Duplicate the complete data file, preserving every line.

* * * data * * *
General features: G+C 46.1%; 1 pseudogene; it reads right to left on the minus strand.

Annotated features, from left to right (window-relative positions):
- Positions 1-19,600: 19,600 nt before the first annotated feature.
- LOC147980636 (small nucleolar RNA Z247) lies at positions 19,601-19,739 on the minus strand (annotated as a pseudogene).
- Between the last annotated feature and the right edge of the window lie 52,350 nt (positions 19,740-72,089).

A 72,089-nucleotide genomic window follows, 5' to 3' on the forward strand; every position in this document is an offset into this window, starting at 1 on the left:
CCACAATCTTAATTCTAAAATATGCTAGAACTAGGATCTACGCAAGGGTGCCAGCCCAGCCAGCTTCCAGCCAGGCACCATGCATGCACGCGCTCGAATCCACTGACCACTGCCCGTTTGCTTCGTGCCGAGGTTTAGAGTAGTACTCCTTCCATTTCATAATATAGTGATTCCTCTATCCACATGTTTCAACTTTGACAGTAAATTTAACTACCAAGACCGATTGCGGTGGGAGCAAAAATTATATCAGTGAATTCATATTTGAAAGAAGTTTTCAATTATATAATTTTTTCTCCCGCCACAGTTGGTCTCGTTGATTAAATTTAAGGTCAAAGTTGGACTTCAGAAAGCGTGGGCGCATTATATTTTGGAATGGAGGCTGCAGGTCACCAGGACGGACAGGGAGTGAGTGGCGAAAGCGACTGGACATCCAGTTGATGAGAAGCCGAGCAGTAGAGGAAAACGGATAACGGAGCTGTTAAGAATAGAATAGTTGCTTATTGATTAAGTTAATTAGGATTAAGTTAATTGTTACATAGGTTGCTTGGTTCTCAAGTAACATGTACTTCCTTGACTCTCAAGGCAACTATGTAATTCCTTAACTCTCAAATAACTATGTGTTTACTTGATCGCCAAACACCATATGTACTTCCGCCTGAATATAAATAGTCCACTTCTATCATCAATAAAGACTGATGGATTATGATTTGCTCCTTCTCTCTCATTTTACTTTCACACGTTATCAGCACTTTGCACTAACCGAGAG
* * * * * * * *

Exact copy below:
General features: G+C 46.1%; 1 pseudogene; it reads right to left on the minus strand.

Annotated features, from left to right (window-relative positions):
- Positions 1-19,600: 19,600 nt before the first annotated feature.
- LOC147980636 (small nucleolar RNA Z247) lies at positions 19,601-19,739 on the minus strand (annotated as a pseudogene).
- Between the last annotated feature and the right edge of the window lie 52,350 nt (positions 19,740-72,089).

A 72,089-nucleotide genomic window follows, 5' to 3' on the forward strand; every position in this document is an offset into this window, starting at 1 on the left:
CCACAATCTTAATTCTAAAATATGCTAGAACTAGGATCTACGCAAGGGTGCCAGCCCAGCCAGCTTCCAGCCAGGCACCATGCATGCACGCGCTCGAATCCACTGACCACTGCCCGTTTGCTTCGTGCCGAGGTTTAGAGTAGTACTCCTTCCATTTCATAATATAGTGATTCCTCTATCCACATGTTTCAACTTTGACAGTAAATTTAACTACCAAGACCGATTGCGGTGGGAGCAAAAATTATATCAGTGAATTCATATTTGAAAGAAGTTTTCAATTATATAATTTTTTCTCCCGCCACAGTTGGTCTCGTTGATTAAATTTAAGGTCAAAGTTGGACTTCAGAAAGCGTGGGCGCATTATATTTTGGAATGGAGGCTGCAGGTCACCAGGACGGACAGGGAGTGAGTGGCGAAAGCGACTGGACATCCAGTTGATGAGAAGCCGAGCAGTAGAGGAAAACGGATAACGGAGCTGTTAAGAATAGAATAGTTGCTTATTGATTAAGTTAATTAGGATTAAGTTAATTGTTACATAGGTTGCTTGGTTCTCAAGTAACATGTACTTCCTTGACTCTCAAGGCAACTATGTAATTCCTTAACTCTCAAATAACTATGTGTTTACTTGATCGCCAAACACCATATGTACTTCCGCCTGAATATAAATAGTCCACTTCTATCATCAATAAAGACTGATGGATTATGATTTGCTCCTTCTCTCTCATTTTACTTTCACACGTTATCAGCACTTTGCACTAACCGAGAG